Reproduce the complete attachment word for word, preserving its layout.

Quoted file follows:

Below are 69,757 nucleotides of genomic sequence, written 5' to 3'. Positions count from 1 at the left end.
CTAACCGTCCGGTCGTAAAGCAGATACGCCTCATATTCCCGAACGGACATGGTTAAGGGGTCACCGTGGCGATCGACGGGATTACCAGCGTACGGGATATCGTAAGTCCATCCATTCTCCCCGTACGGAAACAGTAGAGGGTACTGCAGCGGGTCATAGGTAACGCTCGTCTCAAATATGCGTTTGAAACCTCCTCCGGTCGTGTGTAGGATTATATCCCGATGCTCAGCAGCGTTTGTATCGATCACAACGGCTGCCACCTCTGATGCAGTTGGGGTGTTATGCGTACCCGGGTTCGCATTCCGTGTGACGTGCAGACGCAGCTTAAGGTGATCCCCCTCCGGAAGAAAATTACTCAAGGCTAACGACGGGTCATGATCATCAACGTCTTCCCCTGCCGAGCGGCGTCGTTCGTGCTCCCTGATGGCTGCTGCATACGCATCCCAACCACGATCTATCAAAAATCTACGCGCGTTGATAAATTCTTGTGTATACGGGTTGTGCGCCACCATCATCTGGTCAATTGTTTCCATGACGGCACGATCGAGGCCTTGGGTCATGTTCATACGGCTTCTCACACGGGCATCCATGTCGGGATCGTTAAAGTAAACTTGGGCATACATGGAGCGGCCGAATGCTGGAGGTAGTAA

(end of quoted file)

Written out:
Below are 69,757 nucleotides of genomic sequence, written 5' to 3'. Positions count from 1 at the left end.
CTAACCGTCCGGTCGTAAAGCAGATACGCCTCATATTCCCGAACGGACATGGTTAAGGGGTCACCGTGGCGATCGACGGGATTACCAGCGTACGGGATATCGTAAGTCCATCCATTCTCCCCGTACGGAAACAGTAGAGGGTACTGCAGCGGGTCATAGGTAACGCTCGTCTCAAATATGCGTTTGAAACCTCCTCCGGTCGTGTGTAGGATTATATCCCGATGCTCAGCAGCGTTTGTATCGATCACAACGGCTGCCACCTCTGATGCAGTTGGGGTGTTATGCGTACCCGGGTTCGCATTCCGTGTGACGTGCAGACGCAGCTTAAGGTGATCCCCCTCCGGAAGAAAATTACTCAAGGCTAACGACGGGTCATGATCATCAACGTCTTCCCCTGCCGAGCGGCGTCGTTCGTGCTCCCTGATGGCTGCTGCATACGCATCCCAACCACGATCTATCAAAAATCTACGCGCGTTGATAAATTCTTGTGTATACGGGTTGTGCGCCACCATCATCTGGTCAATTGTTTCCATGACGGCACGATCGAGGCCTTGGGTCATGTTCATACGGCTTCTCACACGGGCATCCATGTCGGGATCGTTAAAGTAAACTTGGGCATACATGGAGCGGCCGAATGCTGGAGGTAGTAA